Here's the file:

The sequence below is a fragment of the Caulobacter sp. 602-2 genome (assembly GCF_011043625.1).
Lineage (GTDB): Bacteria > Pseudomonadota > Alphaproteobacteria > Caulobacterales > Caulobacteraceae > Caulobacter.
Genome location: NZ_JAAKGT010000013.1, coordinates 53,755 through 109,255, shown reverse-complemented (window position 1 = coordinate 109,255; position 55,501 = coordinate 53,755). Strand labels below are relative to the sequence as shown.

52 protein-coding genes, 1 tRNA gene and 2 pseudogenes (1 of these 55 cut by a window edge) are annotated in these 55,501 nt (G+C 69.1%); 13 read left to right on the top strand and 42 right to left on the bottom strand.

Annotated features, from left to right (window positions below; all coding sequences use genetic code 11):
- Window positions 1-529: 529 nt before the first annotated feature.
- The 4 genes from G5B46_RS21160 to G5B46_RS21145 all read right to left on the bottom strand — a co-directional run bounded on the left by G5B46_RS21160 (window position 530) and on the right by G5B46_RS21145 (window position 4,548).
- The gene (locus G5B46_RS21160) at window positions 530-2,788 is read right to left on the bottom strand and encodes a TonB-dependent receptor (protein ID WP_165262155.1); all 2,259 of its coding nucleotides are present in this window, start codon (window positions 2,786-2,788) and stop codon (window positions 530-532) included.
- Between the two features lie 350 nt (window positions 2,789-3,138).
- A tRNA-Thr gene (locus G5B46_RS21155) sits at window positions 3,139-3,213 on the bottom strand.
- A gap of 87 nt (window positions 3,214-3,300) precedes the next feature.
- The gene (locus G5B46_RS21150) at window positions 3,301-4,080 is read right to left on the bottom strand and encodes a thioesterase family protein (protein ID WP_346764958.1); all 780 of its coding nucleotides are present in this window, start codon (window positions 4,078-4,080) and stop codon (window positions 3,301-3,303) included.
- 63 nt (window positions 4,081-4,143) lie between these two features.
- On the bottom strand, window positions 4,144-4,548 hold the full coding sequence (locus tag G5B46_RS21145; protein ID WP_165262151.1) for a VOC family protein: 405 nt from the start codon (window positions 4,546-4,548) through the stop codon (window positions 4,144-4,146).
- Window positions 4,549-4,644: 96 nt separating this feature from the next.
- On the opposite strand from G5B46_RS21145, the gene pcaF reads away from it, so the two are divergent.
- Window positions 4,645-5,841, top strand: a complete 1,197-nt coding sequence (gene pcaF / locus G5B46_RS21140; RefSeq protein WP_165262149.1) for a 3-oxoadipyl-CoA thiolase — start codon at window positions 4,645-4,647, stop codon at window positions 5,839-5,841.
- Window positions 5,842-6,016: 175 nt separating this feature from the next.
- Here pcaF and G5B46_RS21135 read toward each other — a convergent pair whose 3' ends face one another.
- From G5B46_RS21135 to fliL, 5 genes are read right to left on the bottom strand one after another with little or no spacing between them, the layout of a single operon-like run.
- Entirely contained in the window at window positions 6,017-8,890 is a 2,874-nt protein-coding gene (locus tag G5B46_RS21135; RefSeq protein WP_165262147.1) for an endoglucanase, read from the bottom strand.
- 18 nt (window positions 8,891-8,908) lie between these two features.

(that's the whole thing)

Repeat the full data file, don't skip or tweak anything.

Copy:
The sequence below is a fragment of the Caulobacter sp. 602-2 genome (assembly GCF_011043625.1).
Lineage (GTDB): Bacteria > Pseudomonadota > Alphaproteobacteria > Caulobacterales > Caulobacteraceae > Caulobacter.
Genome location: NZ_JAAKGT010000013.1, coordinates 53,755 through 109,255, shown reverse-complemented (window position 1 = coordinate 109,255; position 55,501 = coordinate 53,755). Strand labels below are relative to the sequence as shown.

52 protein-coding genes, 1 tRNA gene and 2 pseudogenes (1 of these 55 cut by a window edge) are annotated in these 55,501 nt (G+C 69.1%); 13 read left to right on the top strand and 42 right to left on the bottom strand.

Annotated features, from left to right (window positions below; all coding sequences use genetic code 11):
- Window positions 1-529: 529 nt before the first annotated feature.
- The 4 genes from G5B46_RS21160 to G5B46_RS21145 all read right to left on the bottom strand — a co-directional run bounded on the left by G5B46_RS21160 (window position 530) and on the right by G5B46_RS21145 (window position 4,548).
- The gene (locus G5B46_RS21160) at window positions 530-2,788 is read right to left on the bottom strand and encodes a TonB-dependent receptor (protein ID WP_165262155.1); all 2,259 of its coding nucleotides are present in this window, start codon (window positions 2,786-2,788) and stop codon (window positions 530-532) included.
- Between the two features lie 350 nt (window positions 2,789-3,138).
- A tRNA-Thr gene (locus G5B46_RS21155) sits at window positions 3,139-3,213 on the bottom strand.
- A gap of 87 nt (window positions 3,214-3,300) precedes the next feature.
- The gene (locus G5B46_RS21150) at window positions 3,301-4,080 is read right to left on the bottom strand and encodes a thioesterase family protein (protein ID WP_346764958.1); all 780 of its coding nucleotides are present in this window, start codon (window positions 4,078-4,080) and stop codon (window positions 3,301-3,303) included.
- 63 nt (window positions 4,081-4,143) lie between these two features.
- On the bottom strand, window positions 4,144-4,548 hold the full coding sequence (locus tag G5B46_RS21145; protein ID WP_165262151.1) for a VOC family protein: 405 nt from the start codon (window positions 4,546-4,548) through the stop codon (window positions 4,144-4,146).
- Window positions 4,549-4,644: 96 nt separating this feature from the next.
- On the opposite strand from G5B46_RS21145, the gene pcaF reads away from it, so the two are divergent.
- Window positions 4,645-5,841, top strand: a complete 1,197-nt coding sequence (gene pcaF / locus G5B46_RS21140; RefSeq protein WP_165262149.1) for a 3-oxoadipyl-CoA thiolase — start codon at window positions 4,645-4,647, stop codon at window positions 5,839-5,841.
- Window positions 5,842-6,016: 175 nt separating this feature from the next.
- Here pcaF and G5B46_RS21135 read toward each other — a convergent pair whose 3' ends face one another.
- From G5B46_RS21135 to fliL, 5 genes are read right to left on the bottom strand one after another with little or no spacing between them, the layout of a single operon-like run.
- Entirely contained in the window at window positions 6,017-8,890 is a 2,874-nt protein-coding gene (locus tag G5B46_RS21135; RefSeq protein WP_165262147.1) for an endoglucanase, read from the bottom strand.
- 18 nt (window positions 8,891-8,908) lie between these two features.